Encounters with Disabled Toilets
Author: Roly Clulow
Synopsis and Key Points:
When people talk to me about disabled toilets I visualize a buckled and bent toilet with its cistern lid crooked.
Main DigestNow when people talk to me about disabled toilets I can't help but visualize a buckled and bent toilet with its cistern lid crooked and flush handle hanging loose, either on crutches or in a wheel chair.
Now when people talk to me about disabled toilets I can't help but visualize a buckled and bent toilet with its cistern lid crooked and flush handle hanging loose, either on crutches or in a wheel chair.
The same goes for disabled parking except here I see a crooked pole with a walking stick, with the signboard askew. I know I am being difficult but if we called them toilets for the disabled I for one would see them in their correct shape.
We have found some beautiful ones, big ones, small ones, narrow ones, smelly ones, the odd dirty one, impractical ones, those placed to fill a space merely because it is a requirement to have them, but most of all ones with loose basins, damaged seats and lack of or broken soap dispensers, drying units, paper towels, toilet paper and the list goes on.
Talking about shape! I would like to know who in the greater scheme of things decides that the architect's plans for facilities for the disabled, in public places, are acceptable and who has designed or set these levels of acceptance.
It seems that this group or person doesn't have a wheelchair rider in their group, or they don't consult him/her if they do. One of my many wishes is that the building industry controlling body would employ a disabled, wheelchair bound architect to pass all plans for new buildings and those undergoing alterations. AND ENFORCE THE LAWS.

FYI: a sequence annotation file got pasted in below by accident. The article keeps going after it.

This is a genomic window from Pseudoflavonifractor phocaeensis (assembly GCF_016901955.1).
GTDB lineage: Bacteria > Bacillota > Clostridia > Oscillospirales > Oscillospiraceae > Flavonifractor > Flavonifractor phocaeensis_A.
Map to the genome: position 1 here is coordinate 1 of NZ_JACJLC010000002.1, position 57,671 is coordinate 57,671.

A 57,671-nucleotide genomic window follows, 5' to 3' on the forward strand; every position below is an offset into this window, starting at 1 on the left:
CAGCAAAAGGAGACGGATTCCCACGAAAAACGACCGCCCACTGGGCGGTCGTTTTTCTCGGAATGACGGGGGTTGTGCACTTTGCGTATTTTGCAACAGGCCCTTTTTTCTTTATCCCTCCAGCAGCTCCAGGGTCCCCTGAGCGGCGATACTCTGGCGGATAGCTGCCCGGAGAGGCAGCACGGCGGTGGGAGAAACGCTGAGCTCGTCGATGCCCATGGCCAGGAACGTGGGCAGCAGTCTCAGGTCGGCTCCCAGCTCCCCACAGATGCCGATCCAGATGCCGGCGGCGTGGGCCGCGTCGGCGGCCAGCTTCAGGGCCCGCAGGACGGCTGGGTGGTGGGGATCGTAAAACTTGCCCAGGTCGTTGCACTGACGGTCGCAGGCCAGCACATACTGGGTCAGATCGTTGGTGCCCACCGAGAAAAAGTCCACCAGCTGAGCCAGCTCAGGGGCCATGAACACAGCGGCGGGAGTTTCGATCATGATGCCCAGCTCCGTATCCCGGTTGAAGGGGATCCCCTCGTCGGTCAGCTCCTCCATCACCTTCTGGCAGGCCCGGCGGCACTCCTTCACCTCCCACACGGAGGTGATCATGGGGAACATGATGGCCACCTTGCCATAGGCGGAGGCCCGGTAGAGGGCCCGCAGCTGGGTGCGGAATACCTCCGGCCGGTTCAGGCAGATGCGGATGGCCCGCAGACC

My wife and I have toured every shopping mall in Cape Town because we find it easier than trying to negotiate pavements without slopes for wheelchairs at all the crossroads, shop entrances etc. While there are a few that come up to my requirements the majority don't.
Let me start with the doors, after one has found a security guard with the appropriate key. The doors are usually wider, out of necessity for chairs, but extremely difficult to pull open or push from inside while standing. Let alone when in a wheelchair. I think the designers forget that our feet protrude from our footrests in a lot of cases. How do you pull a door open when you are sitting in front of it with your feet practically touching the door? They are also usually heavier due to their size and not hollow core which would make them lighter. In a lot of instances the entrance walls "alcove" in front of the door do not allow for a person to hold the door open without having their toes ridden over. A push button electronic sliding door would be a true blessing. (Could this be so difficult to install)
Then we try to get inside with the automatic door closer doing its best to sandwich us against the door frame. (Hey!!! Guys, we need our hands to propel the wheelchair or at least one of them to manipulate the joy stick) how do we hold the door open
To turn around in some is impossible because of layout or pure lack of space. This requires careful maneuvering or leaving and re-entering backwards. Now try to open the door from that position!!!! - Impossible!!!
To wash and dry hands is also a work of art as the soap dispenser is inevitably on one wall, the drier on another with the basin sometimes situated between them.